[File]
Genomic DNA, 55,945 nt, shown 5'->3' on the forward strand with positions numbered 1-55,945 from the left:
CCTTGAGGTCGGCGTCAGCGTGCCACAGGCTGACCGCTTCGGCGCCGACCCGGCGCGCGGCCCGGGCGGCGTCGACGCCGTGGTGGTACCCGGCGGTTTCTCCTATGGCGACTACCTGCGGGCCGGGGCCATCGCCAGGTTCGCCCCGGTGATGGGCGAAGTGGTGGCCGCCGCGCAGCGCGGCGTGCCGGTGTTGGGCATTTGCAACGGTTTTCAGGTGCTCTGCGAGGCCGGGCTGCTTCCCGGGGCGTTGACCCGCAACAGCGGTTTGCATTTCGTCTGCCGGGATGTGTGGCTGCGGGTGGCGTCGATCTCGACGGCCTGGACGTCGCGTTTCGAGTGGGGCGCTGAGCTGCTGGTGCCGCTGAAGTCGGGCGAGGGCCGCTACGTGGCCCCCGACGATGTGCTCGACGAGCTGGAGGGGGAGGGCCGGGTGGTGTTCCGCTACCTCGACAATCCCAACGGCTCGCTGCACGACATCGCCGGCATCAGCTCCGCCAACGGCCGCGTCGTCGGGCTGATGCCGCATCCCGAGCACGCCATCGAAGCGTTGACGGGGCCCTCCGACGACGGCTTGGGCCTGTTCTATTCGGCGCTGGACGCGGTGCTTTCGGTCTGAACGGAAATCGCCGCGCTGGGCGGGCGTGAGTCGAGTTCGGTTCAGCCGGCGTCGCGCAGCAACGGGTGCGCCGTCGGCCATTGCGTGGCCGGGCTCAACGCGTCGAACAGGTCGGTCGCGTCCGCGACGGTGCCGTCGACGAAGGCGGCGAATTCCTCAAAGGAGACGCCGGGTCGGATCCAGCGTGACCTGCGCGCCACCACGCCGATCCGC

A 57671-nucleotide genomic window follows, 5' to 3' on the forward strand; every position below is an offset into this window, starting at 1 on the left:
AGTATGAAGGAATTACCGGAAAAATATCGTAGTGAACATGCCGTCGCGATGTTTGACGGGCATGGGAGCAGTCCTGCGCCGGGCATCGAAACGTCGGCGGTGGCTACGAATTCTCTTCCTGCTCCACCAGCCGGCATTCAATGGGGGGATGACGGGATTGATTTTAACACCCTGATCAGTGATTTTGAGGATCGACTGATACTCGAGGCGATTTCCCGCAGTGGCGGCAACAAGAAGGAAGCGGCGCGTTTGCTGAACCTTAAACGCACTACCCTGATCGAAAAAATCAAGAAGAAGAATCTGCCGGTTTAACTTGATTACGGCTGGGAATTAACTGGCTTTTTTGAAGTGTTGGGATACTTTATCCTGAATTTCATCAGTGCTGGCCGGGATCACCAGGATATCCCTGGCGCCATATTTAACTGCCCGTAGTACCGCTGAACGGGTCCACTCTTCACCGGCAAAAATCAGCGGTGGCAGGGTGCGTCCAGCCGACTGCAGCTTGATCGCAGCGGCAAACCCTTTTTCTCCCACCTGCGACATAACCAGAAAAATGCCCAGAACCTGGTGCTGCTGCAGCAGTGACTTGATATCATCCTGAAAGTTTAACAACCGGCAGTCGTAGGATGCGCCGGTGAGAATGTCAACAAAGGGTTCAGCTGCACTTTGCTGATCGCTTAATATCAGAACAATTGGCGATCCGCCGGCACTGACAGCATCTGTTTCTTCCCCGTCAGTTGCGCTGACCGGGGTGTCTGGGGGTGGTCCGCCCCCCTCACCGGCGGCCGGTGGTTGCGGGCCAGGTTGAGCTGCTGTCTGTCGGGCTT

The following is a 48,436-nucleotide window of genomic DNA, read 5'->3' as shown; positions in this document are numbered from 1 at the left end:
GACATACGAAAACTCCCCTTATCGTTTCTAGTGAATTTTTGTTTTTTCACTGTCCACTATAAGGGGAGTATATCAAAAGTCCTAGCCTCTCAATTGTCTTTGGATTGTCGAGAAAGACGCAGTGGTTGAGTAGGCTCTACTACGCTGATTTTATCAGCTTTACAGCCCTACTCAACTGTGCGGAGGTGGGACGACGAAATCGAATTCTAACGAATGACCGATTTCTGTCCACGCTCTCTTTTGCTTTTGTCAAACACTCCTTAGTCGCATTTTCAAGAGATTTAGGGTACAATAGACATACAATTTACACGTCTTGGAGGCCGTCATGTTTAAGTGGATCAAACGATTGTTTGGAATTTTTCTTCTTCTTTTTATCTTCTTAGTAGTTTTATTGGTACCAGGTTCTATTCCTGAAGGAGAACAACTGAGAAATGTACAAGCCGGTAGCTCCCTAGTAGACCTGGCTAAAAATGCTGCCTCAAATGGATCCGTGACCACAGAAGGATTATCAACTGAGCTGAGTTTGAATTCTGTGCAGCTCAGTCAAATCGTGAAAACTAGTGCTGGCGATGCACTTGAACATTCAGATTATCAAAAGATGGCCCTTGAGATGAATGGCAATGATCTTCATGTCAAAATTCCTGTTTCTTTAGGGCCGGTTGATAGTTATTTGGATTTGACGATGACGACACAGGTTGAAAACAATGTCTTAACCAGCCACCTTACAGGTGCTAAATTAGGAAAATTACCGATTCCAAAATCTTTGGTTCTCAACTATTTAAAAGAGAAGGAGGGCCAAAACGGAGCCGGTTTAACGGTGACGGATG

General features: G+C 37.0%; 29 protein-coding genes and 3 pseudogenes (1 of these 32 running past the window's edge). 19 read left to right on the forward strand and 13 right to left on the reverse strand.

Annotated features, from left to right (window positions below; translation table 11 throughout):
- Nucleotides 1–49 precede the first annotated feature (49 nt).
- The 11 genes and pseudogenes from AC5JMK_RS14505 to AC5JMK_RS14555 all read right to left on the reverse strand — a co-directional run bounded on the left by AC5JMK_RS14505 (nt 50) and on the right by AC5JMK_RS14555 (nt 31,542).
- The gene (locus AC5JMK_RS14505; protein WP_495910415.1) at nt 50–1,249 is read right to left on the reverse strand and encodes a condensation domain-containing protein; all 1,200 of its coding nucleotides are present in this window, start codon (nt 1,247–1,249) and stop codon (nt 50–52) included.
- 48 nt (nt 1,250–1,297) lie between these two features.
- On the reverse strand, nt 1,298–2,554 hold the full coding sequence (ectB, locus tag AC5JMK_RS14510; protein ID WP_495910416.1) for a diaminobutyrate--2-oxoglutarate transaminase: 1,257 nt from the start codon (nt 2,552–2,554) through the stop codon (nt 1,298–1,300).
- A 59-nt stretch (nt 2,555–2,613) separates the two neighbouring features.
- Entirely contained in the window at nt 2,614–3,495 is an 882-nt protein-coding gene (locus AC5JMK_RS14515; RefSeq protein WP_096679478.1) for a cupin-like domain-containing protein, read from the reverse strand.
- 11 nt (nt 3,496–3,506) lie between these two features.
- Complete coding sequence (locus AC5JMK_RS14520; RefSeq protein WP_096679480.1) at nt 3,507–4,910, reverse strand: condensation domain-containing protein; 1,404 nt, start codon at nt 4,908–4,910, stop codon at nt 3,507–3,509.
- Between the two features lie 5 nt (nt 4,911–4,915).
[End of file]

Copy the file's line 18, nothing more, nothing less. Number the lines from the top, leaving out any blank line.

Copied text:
- Between the two features lie 5 nt (nt 4,911–4,915).